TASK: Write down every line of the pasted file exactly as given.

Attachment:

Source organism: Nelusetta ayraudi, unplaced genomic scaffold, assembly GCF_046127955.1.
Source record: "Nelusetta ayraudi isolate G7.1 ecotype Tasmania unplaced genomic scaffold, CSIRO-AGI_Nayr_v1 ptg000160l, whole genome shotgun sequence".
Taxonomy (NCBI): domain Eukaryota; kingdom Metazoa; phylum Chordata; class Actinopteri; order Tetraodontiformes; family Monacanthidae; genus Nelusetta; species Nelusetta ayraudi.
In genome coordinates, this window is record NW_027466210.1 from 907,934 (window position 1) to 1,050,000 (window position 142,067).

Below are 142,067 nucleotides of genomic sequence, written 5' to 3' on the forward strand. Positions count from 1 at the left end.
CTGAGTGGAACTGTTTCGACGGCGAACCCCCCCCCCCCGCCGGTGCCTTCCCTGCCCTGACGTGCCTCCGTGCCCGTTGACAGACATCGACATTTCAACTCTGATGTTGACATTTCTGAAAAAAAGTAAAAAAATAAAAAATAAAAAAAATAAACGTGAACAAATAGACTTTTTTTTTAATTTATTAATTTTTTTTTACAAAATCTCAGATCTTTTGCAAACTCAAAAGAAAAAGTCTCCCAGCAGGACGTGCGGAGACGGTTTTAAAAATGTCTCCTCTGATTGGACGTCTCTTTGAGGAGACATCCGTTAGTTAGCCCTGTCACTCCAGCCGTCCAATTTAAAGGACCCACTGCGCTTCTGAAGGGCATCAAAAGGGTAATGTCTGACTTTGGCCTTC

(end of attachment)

Source organism: Nelusetta ayraudi, unplaced genomic scaffold, assembly GCF_046127955.1.
Source record: "Nelusetta ayraudi isolate G7.1 ecotype Tasmania unplaced genomic scaffold, CSIRO-AGI_Nayr_v1 ptg000160l, whole genome shotgun sequence".
Taxonomy (NCBI): domain Eukaryota; kingdom Metazoa; phylum Chordata; class Actinopteri; order Tetraodontiformes; family Monacanthidae; genus Nelusetta; species Nelusetta ayraudi.
In genome coordinates, this window is record NW_027466210.1 from 907,934 (window position 1) to 1,050,000 (window position 142,067).

Below are 142,067 nucleotides of genomic sequence, written 5' to 3' on the forward strand. Positions count from 1 at the left end.
CTGAGTGGAACTGTTTCGACGGCGAACCCCCCCCCCCCGCCGGTGCCTTCCCTGCCCTGACGTGCCTCCGTGCCCGTTGACAGACATCGACATTTCAACTCTGATGTTGACATTTCTGAAAAAAAGTAAAAAAATAAAAAATAAAAAAAATAAACGTGAACAAATAGACTTTTTTTTTAATTTATTAATTTTTTTTTACAAAATCTCAGATCTTTTGCAAACTCAAAAGAAAAAGTCTCCCAGCAGGACGTGCGGAGACGGTTTTAAAAATGTCTCCTCTGATTGGACGTCTCTTTGAGGAGACATCCGTTAGTTAGCCCTGTCACTCCAGCCGTCCAATTTAAAGGACCCACTGCGCTTCTGAAGGGCATCAAAAGGGTAATGTCTGACTTTGGCCTTC